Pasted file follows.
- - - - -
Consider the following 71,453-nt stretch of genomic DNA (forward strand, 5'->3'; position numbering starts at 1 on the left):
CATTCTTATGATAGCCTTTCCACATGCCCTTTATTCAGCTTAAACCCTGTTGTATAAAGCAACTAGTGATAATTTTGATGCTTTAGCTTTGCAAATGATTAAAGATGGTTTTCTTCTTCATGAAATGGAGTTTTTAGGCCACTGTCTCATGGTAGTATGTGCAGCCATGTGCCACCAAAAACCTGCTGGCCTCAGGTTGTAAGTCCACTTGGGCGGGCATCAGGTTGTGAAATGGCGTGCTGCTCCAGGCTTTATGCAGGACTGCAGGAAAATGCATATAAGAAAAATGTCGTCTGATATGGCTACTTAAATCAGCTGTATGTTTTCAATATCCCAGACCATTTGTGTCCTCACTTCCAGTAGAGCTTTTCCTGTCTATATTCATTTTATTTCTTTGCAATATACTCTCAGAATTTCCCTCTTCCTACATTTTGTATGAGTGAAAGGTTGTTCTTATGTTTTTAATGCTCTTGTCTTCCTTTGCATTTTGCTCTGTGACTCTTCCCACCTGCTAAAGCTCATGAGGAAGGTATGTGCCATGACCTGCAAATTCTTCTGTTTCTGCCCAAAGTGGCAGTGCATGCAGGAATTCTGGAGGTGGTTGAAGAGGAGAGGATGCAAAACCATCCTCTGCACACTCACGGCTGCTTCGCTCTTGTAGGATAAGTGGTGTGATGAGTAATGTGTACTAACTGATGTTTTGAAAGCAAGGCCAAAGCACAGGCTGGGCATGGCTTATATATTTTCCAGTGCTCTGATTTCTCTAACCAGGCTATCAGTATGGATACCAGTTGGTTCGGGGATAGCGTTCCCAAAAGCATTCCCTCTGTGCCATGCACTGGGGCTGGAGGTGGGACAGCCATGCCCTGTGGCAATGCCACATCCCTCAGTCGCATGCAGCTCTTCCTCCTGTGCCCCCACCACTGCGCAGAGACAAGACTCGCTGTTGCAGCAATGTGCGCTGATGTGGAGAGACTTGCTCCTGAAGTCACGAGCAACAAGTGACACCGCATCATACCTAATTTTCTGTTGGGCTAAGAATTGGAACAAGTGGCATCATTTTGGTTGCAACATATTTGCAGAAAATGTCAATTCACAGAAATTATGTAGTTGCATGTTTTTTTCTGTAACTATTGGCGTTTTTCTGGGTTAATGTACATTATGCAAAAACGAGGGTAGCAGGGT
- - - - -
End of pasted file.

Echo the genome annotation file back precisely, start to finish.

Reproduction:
Consider the following 71,453-nt stretch of genomic DNA (forward strand, 5'->3'; position numbering starts at 1 on the left):
CATTCTTATGATAGCCTTTCCACATGCCCTTTATTCAGCTTAAACCCTGTTGTATAAAGCAACTAGTGATAATTTTGATGCTTTAGCTTTGCAAATGATTAAAGATGGTTTTCTTCTTCATGAAATGGAGTTTTTAGGCCACTGTCTCATGGTAGTATGTGCAGCCATGTGCCACCAAAAACCTGCTGGCCTCAGGTTGTAAGTCCACTTGGGCGGGCATCAGGTTGTGAAATGGCGTGCTGCTCCAGGCTTTATGCAGGACTGCAGGAAAATGCATATAAGAAAAATGTCGTCTGATATGGCTACTTAAATCAGCTGTATGTTTTCAATATCCCAGACCATTTGTGTCCTCACTTCCAGTAGAGCTTTTCCTGTCTATATTCATTTTATTTCTTTGCAATATACTCTCAGAATTTCCCTCTTCCTACATTTTGTATGAGTGAAAGGTTGTTCTTATGTTTTTAATGCTCTTGTCTTCCTTTGCATTTTGCTCTGTGACTCTTCCCACCTGCTAAAGCTCATGAGGAAGGTATGTGCCATGACCTGCAAATTCTTCTGTTTCTGCCCAAAGTGGCAGTGCATGCAGGAATTCTGGAGGTGGTTGAAGAGGAGAGGATGCAAAACCATCCTCTGCACACTCACGGCTGCTTCGCTCTTGTAGGATAAGTGGTGTGATGAGTAATGTGTACTAACTGATGTTTTGAAAGCAAGGCCAAAGCACAGGCTGGGCATGGCTTATATATTTTCCAGTGCTCTGATTTCTCTAACCAGGCTATCAGTATGGATACCAGTTGGTTCGGGGATAGCGTTCCCAAAAGCATTCCCTCTGTGCCATGCACTGGGGCTGGAGGTGGGACAGCCATGCCCTGTGGCAATGCCACATCCCTCAGTCGCATGCAGCTCTTCCTCCTGTGCCCCCACCACTGCGCAGAGACAAGACTCGCTGTTGCAGCAATGTGCGCTGATGTGGAGAGACTTGCTCCTGAAGTCACGAGCAACAAGTGACACCGCATCATACCTAATTTTCTGTTGGGCTAAGAATTGGAACAAGTGGCATCATTTTGGTTGCAACATATTTGCAGAAAATGTCAATTCACAGAAATTATGTAGTTGCATGTTTTTTTCTGTAACTATTGGCGTTTTTCTGGGTTAATGTACATTATGCAAAAACGAGGGTAGCAGGGT